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Hirotsugu (active 1550)

Short sword (koshigatana) and scabbard blade, c.1550; mount 1650-1750

Steel, lacquered wood, shakudō, copper, gold leaf, silver | 4.3 cm (Width) x 4.6 cm (Depth); 79.1 cm (Length) (whole object) | RCIN 72783

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The presentation of this sword to the Prince Regent in 1813 may be the earliest documented arrival of a Japanese blade in Britain. It was given by James Duff, 4th Earl Fife (1776–1857) on 23 April that year and subsequently displayed in the Armoury at Carlton House. Duff had fought in the Napoleonic Wars in Spain between 1808 and 1811, and may have acquired the sword there, for it was originally thought to be ‘A Curious Old Sword of one of the Moorish Kings of Spain.’

Between 1853 and 1855 it was photographed by Charles Thurston Thompson (1816–68), who went on to become the South Kensington Museum’s first official photographer. By this date the sword was known to be Japanese, and it may have been an appealing subject because of its ‘exotic’ workmanship. One of the resulting prints was included in an album of photographs belonging to Prince Albert that showed arms and armour at Windsor Castle (RCIN 2369573).

There are few remaining forging details on the blade but the elegant curvature and the groove (hi) near the upper edge all indicate good workmanship. There were several smiths who used the signature Hirotsugu, but this is most likely to be the one working in Sōshū (Sagami) Province (part of modern-day Kanagawa) around 1550. The blade is decorated on both sides with a carving (horimono) of a dragon wrapped around a Buddhist ritual sword (ken). The tang (nakago) is pierced with two holes indicating that it has been remounted on at least one occasion. It is now mounted as a short sword with no hand guard (koshigatana) in a dark brown, perhaps once black, lacquered scabbard.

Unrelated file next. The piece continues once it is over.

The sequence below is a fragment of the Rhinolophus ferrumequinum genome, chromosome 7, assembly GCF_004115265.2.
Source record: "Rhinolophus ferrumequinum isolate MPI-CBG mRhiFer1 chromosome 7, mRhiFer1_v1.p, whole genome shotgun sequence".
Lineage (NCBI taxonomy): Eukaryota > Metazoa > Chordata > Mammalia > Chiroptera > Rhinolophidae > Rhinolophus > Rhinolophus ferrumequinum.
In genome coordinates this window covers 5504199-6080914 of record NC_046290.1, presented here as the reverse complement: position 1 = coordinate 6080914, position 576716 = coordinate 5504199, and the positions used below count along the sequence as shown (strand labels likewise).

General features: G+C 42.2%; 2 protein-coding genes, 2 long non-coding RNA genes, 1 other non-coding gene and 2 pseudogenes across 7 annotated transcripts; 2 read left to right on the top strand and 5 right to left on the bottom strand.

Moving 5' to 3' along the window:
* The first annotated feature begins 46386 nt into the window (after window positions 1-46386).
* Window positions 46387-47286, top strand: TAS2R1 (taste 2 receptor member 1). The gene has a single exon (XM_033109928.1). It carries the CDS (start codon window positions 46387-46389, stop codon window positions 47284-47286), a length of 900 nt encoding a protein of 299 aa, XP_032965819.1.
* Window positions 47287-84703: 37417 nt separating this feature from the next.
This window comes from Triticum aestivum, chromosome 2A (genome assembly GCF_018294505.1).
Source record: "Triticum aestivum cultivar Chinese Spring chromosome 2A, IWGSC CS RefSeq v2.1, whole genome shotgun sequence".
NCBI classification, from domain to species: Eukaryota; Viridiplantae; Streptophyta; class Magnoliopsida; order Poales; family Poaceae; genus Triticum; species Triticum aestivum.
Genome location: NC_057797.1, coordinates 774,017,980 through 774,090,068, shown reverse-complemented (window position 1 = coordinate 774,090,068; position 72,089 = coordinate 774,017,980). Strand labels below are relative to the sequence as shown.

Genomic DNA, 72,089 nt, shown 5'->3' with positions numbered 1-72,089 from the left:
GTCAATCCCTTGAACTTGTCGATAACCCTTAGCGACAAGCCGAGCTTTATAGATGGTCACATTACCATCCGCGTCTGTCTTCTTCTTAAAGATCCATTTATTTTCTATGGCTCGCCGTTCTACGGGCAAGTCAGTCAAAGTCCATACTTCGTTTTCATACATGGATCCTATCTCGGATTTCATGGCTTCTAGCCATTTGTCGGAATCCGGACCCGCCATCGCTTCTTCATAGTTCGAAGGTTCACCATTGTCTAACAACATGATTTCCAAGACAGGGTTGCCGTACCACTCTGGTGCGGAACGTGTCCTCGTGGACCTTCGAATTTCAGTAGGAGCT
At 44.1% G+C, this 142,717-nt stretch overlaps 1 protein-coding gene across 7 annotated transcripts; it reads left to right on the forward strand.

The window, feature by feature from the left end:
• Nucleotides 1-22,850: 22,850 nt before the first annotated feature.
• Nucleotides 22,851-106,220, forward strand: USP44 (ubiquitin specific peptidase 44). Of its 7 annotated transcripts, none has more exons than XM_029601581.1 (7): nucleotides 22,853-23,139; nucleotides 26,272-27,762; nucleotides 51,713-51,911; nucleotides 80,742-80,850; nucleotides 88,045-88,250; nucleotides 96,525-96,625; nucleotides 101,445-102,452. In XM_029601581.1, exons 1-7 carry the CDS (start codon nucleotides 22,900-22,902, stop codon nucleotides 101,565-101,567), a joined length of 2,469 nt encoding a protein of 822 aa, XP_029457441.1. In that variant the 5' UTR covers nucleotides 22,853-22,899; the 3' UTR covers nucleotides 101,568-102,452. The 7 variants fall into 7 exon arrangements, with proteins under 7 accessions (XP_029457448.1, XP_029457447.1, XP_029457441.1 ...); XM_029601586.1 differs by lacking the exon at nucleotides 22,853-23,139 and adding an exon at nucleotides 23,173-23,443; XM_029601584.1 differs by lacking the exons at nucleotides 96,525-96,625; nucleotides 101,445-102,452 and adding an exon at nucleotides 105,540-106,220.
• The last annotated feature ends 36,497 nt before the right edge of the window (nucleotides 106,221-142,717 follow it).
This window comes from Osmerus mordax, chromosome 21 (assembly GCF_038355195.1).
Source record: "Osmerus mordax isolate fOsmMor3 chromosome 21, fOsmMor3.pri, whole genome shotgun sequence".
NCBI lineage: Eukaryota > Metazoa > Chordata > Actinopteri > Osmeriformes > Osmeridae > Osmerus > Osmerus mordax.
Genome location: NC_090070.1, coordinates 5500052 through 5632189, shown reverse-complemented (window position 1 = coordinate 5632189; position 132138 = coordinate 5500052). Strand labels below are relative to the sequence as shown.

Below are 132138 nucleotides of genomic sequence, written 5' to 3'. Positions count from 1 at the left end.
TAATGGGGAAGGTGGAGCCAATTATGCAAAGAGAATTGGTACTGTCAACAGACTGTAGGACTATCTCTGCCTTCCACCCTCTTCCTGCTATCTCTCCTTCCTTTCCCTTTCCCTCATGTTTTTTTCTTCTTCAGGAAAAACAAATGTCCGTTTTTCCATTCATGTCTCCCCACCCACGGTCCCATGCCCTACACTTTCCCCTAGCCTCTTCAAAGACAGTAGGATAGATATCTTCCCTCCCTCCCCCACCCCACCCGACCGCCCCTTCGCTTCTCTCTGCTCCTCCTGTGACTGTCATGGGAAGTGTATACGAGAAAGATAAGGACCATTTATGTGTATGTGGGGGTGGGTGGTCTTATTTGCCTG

The decoration of the fittings suggests that the sword was mounted for the export market. In the seventeenth and eighteenth centuries, a style of metalwork known as sawasa was produced for the Dutch East India Company in and around Nagasaki and, following Japan’s closed country (sakoku) edicts, from around 1639 by exiled Japanese craftsmen working in Batavia, where the market for sawasa was a profitable one. The idea of sawasa was that objects made from a copper alloy were given gilt relief decoration with black lacquered highlights to achieve the appearance of shakudō, but at a much cheaper price. The extensive metalwork here resembles shakudō, but is likely to be sawasa with highlights in gold and silver. The ground is covered with fine punch marks in a pattern resembling fish roe (nanako), although the punch marks are not completely uniform. The wooden hilt is covered on each side with panels of copper, hammered in imitation of ray skin and overlaid with gold leaf; the metalwork which covers this simulates silk braids. Overall, the fittings are incredibly detailed and seem to be the work of several craftsmen. The scabbard has a slot for a side-knife (kogatana) which is now missing.

The decorative scheme includes discreet paulownia leaves in relief, a motif normally reserved for high-ranking samurai and aristocrats. Other relief elements include phoenixes, wild boars, birds of various types, flowers and grasses, cherry blossom, pine, horses, long-tailed squirrels, deer, goats, chickens, wasps, dragonflies, monkeys, cranes, ducks, fish and butterflies. The attention to detail and the extensive decoration create an impressive overall effect.

Text adapted from Japan: Courts and Culture (2020)